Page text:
Rene Joppi, Commercial Director at Mackwell discusses the challenges we face and opportunities that lie ahead.
Since the tragic events of June 2017, which saw 72 people lose their lives in the fire that engulfed Grenfell Tower in West London, the area surrounding building safety and compliance is now, more than ever before, at the forefront of people’s minds.
Although not defined as a public or commercial premise, the 24 storey residential tower block contained many communal areas such as escape routes, assembly points and walkways which would have required a building risk assessment to help ensure the safety of the occupants and minimize the risk of fire. Amongst other things, the risk assessment would have defined the need for evacuation aids such as the provision of a fire prevention system, sprinkler system and emergency lighting.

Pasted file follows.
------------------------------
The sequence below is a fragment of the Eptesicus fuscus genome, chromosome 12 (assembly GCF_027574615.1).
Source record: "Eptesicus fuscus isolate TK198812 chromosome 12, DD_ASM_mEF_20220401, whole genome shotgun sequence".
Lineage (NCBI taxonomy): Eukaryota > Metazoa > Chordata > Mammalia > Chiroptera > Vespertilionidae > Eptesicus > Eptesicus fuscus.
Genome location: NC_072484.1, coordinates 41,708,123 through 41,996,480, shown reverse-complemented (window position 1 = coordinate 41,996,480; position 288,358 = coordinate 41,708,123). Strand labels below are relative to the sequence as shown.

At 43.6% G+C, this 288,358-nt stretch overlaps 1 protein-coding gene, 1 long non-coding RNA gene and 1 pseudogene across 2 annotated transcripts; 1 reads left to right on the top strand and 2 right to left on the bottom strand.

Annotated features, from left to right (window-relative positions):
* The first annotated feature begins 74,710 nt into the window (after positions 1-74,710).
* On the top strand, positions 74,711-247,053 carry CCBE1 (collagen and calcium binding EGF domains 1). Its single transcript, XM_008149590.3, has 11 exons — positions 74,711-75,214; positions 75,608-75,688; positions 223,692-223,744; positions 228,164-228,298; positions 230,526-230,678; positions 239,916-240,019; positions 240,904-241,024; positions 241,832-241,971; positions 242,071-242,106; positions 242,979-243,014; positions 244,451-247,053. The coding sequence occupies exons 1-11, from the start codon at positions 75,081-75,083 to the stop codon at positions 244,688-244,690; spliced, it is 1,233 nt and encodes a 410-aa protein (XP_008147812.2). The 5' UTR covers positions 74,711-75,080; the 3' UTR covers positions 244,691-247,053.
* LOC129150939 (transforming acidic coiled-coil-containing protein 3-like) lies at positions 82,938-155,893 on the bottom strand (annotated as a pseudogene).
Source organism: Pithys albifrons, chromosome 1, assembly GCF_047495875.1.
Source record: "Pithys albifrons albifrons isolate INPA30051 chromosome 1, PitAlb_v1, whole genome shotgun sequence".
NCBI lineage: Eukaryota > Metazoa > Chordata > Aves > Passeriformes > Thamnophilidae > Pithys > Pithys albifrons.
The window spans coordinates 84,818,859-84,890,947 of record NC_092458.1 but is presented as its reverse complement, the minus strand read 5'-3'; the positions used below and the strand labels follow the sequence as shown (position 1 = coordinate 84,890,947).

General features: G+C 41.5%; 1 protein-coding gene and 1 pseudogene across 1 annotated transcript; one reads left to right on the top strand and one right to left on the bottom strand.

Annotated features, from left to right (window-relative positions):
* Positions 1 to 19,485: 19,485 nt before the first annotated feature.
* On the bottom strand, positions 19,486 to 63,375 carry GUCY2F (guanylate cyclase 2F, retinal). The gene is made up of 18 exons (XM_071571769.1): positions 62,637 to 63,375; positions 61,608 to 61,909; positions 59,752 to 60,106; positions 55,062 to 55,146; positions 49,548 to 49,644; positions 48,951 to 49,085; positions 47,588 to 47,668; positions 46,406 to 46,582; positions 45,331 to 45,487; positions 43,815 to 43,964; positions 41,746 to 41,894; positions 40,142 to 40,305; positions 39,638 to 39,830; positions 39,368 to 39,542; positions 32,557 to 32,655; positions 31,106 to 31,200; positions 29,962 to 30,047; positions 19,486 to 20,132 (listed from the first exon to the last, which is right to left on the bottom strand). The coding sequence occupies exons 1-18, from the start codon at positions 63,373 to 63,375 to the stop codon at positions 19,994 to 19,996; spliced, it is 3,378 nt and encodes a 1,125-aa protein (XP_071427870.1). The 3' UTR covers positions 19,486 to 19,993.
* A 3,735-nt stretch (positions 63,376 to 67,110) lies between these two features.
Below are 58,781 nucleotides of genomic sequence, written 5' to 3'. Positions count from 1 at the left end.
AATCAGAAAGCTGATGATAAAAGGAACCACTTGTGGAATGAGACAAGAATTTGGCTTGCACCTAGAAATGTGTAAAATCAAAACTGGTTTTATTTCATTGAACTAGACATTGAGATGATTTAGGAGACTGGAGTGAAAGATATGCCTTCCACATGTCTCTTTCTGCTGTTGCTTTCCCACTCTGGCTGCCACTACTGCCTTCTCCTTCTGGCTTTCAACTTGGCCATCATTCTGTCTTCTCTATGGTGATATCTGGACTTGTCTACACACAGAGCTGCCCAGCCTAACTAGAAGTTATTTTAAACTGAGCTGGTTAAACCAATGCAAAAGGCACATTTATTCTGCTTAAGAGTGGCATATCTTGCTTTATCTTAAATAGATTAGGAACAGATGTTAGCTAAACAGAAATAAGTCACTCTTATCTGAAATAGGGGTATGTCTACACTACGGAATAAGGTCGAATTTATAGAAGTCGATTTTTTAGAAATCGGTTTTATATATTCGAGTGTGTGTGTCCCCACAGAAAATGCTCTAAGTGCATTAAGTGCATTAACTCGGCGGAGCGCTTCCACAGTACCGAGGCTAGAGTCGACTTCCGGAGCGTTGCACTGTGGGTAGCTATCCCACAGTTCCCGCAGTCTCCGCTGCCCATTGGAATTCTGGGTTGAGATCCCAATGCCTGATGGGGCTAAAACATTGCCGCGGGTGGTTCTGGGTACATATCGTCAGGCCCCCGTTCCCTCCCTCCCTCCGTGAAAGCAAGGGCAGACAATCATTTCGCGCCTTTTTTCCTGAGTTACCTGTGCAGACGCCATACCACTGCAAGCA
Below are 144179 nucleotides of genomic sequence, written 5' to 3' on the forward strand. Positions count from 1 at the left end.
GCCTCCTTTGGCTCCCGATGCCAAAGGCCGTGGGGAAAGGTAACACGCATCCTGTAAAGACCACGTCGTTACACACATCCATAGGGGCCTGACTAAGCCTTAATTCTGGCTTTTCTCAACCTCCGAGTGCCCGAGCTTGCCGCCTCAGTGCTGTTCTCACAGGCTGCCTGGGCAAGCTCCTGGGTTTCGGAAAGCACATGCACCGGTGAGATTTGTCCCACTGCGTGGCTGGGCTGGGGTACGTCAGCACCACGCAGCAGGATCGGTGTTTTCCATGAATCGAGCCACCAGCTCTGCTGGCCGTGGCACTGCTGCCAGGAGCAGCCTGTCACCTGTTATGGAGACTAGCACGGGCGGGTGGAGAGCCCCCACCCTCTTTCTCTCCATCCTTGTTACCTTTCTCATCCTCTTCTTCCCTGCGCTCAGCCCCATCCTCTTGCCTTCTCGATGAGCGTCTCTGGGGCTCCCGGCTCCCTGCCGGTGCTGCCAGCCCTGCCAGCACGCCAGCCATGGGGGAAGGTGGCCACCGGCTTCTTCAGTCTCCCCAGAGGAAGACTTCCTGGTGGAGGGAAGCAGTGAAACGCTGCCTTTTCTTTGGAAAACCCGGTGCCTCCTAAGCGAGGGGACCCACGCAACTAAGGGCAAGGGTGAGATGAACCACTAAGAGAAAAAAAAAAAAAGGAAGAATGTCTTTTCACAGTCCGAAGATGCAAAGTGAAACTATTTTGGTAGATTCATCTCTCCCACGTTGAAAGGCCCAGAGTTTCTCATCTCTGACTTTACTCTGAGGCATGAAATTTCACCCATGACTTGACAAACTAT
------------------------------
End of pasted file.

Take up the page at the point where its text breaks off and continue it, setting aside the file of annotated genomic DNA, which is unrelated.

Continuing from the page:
In 2005, engineering consultancy, Capita Symonds compiled a report into the tower which contained a number of health and safety concerns regarding the emergency lighting system installed throughout the building. The report stated that the emergency lighting had fallen below standard and that the system was not being properly managed by the appointed responsible person, and that there was a perceived unwillingness to acknowledge the need for urgent maintenance and repair.
The report went on to specifically highlight the essential requirement for adequate emergency lighting to ensure the safe and immediate evacuation of occupants in an emergency situation, due to a lack of natural daylight in the building’s stairwells. Furthermore, the report stated that the building’s occupants were constantly at risk because of the ‘non-functioning emergency lighting’.